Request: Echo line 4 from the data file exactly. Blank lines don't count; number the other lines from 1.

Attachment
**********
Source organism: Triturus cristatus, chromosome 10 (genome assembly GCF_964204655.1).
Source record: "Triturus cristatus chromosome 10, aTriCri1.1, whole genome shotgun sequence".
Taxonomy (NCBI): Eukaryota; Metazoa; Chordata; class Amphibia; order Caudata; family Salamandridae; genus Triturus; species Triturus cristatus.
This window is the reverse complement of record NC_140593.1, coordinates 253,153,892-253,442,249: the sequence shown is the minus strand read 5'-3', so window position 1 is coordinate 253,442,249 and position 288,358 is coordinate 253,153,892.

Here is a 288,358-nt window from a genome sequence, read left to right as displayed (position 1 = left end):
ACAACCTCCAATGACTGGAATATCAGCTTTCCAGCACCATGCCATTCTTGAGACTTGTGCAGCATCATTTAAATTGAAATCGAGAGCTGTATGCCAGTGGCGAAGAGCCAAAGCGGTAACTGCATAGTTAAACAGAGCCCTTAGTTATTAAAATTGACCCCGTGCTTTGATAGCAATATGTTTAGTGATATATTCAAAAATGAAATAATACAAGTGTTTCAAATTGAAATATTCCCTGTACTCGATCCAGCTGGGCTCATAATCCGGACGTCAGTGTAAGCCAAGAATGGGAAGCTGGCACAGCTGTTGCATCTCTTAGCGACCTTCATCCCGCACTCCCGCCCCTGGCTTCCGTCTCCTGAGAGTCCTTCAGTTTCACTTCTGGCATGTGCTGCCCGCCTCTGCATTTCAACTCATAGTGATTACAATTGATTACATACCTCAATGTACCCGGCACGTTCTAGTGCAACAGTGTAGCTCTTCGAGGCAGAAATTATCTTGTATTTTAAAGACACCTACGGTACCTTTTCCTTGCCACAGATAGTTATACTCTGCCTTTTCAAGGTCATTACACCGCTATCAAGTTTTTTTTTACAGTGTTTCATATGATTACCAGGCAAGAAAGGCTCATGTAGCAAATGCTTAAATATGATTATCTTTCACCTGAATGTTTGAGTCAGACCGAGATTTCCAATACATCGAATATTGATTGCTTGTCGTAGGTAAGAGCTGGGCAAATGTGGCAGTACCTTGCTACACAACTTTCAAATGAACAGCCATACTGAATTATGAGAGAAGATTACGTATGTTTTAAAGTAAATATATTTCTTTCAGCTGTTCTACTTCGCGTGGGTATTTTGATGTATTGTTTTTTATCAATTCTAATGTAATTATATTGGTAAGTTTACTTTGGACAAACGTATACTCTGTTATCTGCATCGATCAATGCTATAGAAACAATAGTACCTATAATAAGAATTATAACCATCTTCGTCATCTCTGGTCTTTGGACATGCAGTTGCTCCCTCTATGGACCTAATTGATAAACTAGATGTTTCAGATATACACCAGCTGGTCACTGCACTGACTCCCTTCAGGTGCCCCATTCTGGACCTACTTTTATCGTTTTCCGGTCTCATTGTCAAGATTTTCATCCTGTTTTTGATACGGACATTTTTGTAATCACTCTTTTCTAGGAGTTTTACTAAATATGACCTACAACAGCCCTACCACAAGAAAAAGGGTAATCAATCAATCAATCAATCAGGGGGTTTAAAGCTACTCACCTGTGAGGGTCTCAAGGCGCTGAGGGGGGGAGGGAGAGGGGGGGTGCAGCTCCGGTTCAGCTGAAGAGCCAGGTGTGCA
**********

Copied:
This window is the reverse complement of record NC_140593.1, coordinates 253,153,892-253,442,249: the sequence shown is the minus strand read 5'-3', so window position 1 is coordinate 253,442,249 and position 288,358 is coordinate 253,153,892.